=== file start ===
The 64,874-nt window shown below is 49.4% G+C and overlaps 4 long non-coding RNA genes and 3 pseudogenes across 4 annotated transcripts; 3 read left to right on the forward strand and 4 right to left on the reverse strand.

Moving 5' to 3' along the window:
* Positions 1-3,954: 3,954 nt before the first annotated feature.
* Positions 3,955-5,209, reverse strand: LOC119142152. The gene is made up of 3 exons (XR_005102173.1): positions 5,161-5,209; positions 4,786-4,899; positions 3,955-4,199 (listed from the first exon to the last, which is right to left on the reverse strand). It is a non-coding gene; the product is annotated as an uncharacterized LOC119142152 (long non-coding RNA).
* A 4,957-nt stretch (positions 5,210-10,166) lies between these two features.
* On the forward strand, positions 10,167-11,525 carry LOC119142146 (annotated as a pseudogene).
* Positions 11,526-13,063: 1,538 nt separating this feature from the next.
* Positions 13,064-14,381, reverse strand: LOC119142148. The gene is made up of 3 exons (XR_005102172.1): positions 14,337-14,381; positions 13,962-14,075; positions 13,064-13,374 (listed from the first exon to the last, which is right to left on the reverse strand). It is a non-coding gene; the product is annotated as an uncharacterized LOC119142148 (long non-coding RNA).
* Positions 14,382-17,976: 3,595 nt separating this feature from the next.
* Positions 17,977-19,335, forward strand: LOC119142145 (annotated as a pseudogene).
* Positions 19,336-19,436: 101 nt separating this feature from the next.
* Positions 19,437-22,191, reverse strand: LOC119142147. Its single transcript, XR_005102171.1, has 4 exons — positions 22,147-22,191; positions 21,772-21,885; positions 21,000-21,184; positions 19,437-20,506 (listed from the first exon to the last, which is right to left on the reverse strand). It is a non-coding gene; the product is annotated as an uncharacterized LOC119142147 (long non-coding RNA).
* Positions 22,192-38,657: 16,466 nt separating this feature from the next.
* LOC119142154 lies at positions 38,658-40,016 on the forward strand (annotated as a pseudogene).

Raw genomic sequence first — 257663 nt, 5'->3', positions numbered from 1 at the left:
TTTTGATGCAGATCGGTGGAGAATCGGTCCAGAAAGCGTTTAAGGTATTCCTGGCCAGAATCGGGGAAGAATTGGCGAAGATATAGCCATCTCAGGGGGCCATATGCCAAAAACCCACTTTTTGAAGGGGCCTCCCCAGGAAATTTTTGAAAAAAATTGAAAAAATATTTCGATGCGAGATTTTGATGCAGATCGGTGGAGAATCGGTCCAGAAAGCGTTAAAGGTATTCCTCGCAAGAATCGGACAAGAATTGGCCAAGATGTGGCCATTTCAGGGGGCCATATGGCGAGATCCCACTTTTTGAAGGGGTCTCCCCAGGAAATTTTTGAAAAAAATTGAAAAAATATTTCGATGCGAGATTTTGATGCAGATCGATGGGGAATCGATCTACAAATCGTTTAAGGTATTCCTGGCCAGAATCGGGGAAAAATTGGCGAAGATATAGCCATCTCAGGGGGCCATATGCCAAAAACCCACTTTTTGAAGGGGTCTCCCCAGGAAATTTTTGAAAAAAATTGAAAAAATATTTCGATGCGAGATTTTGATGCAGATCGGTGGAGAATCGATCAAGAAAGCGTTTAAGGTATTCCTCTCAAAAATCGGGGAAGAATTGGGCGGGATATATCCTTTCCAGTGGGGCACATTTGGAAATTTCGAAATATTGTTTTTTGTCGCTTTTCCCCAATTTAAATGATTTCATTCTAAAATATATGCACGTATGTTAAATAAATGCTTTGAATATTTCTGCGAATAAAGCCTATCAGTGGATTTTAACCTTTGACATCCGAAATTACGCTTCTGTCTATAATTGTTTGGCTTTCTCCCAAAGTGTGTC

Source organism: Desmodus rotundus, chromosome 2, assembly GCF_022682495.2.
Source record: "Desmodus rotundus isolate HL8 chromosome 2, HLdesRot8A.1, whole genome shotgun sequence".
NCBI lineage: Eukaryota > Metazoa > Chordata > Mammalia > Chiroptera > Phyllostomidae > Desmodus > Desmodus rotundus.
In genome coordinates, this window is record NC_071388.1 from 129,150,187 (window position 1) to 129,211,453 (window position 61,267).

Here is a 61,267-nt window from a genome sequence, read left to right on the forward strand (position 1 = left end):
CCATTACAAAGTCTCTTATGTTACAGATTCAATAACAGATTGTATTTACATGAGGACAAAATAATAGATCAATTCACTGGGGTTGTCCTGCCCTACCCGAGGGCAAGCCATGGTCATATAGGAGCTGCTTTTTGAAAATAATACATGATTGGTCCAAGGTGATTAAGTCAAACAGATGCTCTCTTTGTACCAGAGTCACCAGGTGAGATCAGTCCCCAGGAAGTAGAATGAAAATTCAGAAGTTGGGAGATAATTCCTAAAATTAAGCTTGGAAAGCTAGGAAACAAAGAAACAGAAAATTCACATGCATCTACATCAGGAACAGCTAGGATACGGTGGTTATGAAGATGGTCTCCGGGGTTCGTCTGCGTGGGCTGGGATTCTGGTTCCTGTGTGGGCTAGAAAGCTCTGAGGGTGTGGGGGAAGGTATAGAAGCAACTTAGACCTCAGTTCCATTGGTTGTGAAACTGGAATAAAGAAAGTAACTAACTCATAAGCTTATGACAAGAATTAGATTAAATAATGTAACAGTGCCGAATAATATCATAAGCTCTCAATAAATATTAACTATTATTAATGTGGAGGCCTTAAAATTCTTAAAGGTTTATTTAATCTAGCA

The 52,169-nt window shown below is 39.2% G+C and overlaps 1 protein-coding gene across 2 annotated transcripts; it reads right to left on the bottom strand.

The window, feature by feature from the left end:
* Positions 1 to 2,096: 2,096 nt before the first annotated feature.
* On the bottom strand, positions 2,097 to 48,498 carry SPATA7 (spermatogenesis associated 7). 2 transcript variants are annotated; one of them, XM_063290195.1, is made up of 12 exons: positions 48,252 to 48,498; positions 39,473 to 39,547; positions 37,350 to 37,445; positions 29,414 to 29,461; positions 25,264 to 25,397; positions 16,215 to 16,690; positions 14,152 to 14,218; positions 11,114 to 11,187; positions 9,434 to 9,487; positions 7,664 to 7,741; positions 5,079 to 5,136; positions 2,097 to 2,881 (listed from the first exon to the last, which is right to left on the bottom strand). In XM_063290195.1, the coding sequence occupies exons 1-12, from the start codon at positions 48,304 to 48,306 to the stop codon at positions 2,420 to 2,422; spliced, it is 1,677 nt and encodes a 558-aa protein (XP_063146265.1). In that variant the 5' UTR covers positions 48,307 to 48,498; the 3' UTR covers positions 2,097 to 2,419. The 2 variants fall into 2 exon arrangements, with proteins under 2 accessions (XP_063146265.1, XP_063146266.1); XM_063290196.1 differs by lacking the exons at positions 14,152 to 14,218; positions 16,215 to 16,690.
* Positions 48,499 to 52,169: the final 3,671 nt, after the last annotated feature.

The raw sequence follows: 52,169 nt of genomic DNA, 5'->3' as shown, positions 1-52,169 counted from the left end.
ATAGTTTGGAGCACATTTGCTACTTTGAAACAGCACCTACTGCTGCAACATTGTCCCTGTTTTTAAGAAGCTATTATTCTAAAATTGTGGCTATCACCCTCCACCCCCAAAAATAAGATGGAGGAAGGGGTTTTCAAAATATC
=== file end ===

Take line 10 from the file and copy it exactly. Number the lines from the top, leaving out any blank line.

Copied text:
* Positions 17,977-19,335, forward strand: LOC119142145 (annotated as a pseudogene).